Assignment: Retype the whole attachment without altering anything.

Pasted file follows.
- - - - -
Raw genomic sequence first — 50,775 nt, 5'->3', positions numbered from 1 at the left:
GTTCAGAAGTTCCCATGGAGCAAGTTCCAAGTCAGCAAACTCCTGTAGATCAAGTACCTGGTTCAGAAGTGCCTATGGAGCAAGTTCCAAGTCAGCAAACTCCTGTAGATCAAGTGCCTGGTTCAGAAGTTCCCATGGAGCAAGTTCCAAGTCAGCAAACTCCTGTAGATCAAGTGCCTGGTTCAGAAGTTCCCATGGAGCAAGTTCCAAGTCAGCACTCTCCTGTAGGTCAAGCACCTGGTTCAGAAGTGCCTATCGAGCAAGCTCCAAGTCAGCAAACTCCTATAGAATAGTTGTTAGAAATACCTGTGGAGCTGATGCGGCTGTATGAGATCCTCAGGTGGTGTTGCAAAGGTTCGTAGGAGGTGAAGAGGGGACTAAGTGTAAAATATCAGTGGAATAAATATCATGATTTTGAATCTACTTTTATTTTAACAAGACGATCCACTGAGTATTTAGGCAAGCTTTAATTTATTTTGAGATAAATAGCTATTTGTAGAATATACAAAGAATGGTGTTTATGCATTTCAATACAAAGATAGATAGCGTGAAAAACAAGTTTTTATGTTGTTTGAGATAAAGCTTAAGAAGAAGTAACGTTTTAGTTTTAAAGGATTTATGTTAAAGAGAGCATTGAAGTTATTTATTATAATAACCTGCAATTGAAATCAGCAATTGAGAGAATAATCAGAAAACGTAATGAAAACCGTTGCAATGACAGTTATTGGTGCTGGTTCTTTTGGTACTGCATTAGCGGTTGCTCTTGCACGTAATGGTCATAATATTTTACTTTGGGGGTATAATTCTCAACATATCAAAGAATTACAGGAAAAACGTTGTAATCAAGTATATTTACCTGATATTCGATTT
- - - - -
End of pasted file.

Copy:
Raw genomic sequence first — 50,775 nt, 5'->3', positions numbered from 1 at the left:
GTTCAGAAGTTCCCATGGAGCAAGTTCCAAGTCAGCAAACTCCTGTAGATCAAGTACCTGGTTCAGAAGTGCCTATGGAGCAAGTTCCAAGTCAGCAAACTCCTGTAGATCAAGTGCCTGGTTCAGAAGTTCCCATGGAGCAAGTTCCAAGTCAGCAAACTCCTGTAGATCAAGTGCCTGGTTCAGAAGTTCCCATGGAGCAAGTTCCAAGTCAGCACTCTCCTGTAGGTCAAGCACCTGGTTCAGAAGTGCCTATCGAGCAAGCTCCAAGTCAGCAAACTCCTATAGAATAGTTGTTAGAAATACCTGTGGAGCTGATGCGGCTGTATGAGATCCTCAGGTGGTGTTGCAAAGGTTCGTAGGAGGTGAAGAGGGGACTAAGTGTAAAATATCAGTGGAATAAATATCATGATTTTGAATCTACTTTTATTTTAACAAGACGATCCACTGAGTATTTAGGCAAGCTTTAATTTATTTTGAGATAAATAGCTATTTGTAGAATATACAAAGAATGGTGTTTATGCATTTCAATACAAAGATAGATAGCGTGAAAAACAAGTTTTTATGTTGTTTGAGATAAAGCTTAAGAAGAAGTAACGTTTTAGTTTTAAAGGATTTATGTTAAAGAGAGCATTGAAGTTATTTATTATAATAACCTGCAATTGAAATCAGCAATTGAGAGAATAATCAGAAAACGTAATGAAAACCGTTGCAATGACAGTTATTGGTGCTGGTTCTTTTGGTACTGCATTAGCGGTTGCTCTTGCACGTAATGGTCATAATATTTTACTTTGGGGGTATAATTCTCAACATATCAAAGAATTACAGGAAAAACGTTGTAATCAAGTATATTTACCTGATATTCGATTT